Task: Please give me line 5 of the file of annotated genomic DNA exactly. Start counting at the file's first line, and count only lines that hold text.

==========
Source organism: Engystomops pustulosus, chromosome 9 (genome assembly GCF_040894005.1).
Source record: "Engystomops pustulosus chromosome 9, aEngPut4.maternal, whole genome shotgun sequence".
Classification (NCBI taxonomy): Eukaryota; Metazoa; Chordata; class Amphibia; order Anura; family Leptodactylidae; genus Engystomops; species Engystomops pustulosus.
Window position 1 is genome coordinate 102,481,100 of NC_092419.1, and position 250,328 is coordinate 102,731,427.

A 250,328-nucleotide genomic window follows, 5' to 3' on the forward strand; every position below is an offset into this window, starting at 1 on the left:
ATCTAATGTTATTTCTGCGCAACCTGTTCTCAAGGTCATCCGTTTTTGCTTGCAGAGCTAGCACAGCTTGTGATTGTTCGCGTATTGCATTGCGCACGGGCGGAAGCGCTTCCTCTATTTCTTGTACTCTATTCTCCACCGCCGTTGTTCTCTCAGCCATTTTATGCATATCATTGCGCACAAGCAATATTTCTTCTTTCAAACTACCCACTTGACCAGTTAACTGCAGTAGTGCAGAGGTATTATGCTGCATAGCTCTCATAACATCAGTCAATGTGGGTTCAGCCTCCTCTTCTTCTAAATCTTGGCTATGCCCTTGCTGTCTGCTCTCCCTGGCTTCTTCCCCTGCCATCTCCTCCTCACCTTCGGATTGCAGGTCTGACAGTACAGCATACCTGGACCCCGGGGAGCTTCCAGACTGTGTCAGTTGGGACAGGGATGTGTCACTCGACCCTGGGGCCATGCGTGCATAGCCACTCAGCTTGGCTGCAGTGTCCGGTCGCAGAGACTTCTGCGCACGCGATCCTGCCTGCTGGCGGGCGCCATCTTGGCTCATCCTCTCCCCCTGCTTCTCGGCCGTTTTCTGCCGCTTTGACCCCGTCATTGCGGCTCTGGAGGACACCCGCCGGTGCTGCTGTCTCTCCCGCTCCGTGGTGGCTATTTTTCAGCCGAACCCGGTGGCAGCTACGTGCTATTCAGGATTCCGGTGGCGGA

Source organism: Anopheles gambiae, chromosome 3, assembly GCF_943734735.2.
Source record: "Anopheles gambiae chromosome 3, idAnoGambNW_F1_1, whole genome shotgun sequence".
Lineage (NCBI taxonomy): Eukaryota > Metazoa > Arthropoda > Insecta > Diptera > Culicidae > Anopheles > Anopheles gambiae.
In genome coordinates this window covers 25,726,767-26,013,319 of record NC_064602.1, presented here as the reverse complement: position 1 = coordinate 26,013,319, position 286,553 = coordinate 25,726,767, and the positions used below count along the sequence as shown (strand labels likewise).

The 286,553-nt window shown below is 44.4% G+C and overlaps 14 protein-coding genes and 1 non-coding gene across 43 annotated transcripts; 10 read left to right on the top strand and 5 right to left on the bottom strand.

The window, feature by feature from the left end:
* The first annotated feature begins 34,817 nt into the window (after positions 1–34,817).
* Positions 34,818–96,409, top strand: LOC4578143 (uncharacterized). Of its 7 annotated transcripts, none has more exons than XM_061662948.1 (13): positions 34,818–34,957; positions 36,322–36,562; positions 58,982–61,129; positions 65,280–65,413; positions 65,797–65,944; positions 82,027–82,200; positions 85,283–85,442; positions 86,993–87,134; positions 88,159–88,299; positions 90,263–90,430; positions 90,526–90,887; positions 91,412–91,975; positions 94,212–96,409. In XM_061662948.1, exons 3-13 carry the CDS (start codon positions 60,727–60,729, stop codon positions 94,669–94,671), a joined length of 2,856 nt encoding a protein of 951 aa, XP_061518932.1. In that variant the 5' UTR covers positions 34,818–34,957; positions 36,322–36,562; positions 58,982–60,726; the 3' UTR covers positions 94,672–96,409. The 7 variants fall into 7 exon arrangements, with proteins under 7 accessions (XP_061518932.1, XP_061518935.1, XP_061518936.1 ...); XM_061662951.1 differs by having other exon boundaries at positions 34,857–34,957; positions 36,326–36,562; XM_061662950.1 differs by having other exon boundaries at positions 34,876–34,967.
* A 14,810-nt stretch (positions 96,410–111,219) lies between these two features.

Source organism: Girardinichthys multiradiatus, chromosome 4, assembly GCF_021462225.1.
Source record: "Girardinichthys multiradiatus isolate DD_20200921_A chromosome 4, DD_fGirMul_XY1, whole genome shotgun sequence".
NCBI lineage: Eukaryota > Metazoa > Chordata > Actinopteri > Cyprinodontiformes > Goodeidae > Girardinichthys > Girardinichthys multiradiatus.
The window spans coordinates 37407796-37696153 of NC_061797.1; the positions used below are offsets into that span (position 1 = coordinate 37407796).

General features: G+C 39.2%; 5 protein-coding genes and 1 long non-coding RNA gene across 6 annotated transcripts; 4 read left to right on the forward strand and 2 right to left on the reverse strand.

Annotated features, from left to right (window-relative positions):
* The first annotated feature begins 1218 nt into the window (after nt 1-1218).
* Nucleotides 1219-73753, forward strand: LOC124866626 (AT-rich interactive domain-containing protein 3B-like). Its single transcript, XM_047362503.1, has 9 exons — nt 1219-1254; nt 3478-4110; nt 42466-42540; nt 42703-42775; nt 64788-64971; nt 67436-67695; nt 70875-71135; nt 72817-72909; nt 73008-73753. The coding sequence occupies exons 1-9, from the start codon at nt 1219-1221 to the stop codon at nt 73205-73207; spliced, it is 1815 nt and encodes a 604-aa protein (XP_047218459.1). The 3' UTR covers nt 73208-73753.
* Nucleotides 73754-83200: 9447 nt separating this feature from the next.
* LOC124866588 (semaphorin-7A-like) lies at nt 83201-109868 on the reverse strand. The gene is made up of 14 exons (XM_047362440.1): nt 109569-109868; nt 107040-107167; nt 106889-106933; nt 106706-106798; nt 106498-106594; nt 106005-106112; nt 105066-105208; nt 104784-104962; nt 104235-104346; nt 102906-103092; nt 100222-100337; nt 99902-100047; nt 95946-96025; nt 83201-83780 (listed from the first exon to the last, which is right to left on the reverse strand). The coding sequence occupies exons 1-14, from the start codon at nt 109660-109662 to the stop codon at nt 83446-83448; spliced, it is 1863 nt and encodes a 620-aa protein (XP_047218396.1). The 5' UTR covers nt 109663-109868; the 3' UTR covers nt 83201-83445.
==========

A 250,328-nucleotide genomic window follows, 5' to 3' on the forward strand; every position below is an offset into this window, starting at 1 on the left: